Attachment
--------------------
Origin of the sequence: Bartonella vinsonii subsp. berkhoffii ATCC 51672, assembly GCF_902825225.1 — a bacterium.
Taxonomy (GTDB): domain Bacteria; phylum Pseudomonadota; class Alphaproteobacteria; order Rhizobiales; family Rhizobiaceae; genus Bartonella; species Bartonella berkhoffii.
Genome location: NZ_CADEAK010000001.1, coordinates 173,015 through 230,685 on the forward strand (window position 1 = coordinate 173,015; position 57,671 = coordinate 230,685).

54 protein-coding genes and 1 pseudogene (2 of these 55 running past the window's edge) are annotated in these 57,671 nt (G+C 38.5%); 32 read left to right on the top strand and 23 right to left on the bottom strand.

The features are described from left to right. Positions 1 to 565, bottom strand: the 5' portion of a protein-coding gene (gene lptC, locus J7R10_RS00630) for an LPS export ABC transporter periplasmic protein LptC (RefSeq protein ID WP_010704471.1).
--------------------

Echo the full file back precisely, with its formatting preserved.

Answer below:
Origin of the sequence: Bartonella vinsonii subsp. berkhoffii ATCC 51672, assembly GCF_902825225.1 — a bacterium.
Taxonomy (GTDB): domain Bacteria; phylum Pseudomonadota; class Alphaproteobacteria; order Rhizobiales; family Rhizobiaceae; genus Bartonella; species Bartonella berkhoffii.
Genome location: NZ_CADEAK010000001.1, coordinates 173,015 through 230,685 on the forward strand (window position 1 = coordinate 173,015; position 57,671 = coordinate 230,685).

54 protein-coding genes and 1 pseudogene (2 of these 55 running past the window's edge) are annotated in these 57,671 nt (G+C 38.5%); 32 read left to right on the top strand and 23 right to left on the bottom strand.

The features are described from left to right. Positions 1 to 565, bottom strand: the 5' portion of a protein-coding gene (gene lptC, locus J7R10_RS00630) for an LPS export ABC transporter periplasmic protein LptC (RefSeq protein ID WP_010704471.1).